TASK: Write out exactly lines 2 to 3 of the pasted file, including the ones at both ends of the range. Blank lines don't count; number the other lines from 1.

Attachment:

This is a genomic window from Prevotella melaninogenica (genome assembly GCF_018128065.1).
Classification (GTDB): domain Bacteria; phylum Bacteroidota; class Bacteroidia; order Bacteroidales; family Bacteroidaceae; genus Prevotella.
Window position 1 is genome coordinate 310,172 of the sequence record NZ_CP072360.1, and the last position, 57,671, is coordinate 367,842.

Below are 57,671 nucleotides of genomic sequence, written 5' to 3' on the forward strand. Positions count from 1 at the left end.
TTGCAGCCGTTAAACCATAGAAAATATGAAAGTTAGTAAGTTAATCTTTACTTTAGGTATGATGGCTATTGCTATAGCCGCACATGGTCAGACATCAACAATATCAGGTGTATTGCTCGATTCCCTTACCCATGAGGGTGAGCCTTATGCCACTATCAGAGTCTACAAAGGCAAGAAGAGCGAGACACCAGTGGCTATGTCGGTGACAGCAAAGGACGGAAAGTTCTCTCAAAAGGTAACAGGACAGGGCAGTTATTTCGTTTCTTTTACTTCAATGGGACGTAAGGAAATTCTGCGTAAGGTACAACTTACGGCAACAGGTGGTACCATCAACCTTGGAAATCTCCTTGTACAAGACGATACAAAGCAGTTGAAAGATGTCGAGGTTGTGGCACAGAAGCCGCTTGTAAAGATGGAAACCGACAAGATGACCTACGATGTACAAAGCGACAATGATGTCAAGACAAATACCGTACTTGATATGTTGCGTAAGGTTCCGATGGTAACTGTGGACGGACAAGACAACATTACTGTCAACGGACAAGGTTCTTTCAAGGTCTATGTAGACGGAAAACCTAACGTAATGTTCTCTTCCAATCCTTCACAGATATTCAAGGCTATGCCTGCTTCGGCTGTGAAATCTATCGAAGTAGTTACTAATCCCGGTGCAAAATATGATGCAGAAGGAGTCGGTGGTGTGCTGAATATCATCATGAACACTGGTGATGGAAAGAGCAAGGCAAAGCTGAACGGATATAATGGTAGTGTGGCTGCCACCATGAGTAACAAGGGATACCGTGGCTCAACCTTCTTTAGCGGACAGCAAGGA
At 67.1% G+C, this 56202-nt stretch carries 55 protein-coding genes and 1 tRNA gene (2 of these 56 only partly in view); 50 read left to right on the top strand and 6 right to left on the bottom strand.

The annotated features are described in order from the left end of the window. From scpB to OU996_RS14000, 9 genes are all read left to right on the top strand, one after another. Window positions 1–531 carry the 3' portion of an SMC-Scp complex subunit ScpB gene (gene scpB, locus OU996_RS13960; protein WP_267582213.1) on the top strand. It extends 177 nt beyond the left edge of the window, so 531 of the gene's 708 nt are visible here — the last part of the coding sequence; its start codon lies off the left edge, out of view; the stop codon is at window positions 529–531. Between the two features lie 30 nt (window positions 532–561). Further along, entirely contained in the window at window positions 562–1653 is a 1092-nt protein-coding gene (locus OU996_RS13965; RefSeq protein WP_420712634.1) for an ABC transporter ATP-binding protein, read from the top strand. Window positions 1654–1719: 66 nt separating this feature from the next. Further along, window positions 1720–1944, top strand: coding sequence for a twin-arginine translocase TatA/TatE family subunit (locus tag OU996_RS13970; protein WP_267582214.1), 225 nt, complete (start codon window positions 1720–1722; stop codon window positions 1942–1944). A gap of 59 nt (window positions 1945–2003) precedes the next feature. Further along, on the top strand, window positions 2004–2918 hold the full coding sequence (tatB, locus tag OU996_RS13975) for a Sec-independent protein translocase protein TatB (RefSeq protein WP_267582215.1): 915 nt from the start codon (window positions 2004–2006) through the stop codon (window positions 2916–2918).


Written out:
Classification (GTDB): domain Bacteria; phylum Bacteroidota; class Bacteroidia; order Bacteroidales; family Bacteroidaceae; genus Prevotella.
Window position 1 is genome coordinate 310,172 of the sequence record NZ_CP072360.1, and the last position, 57,671, is coordinate 367,842.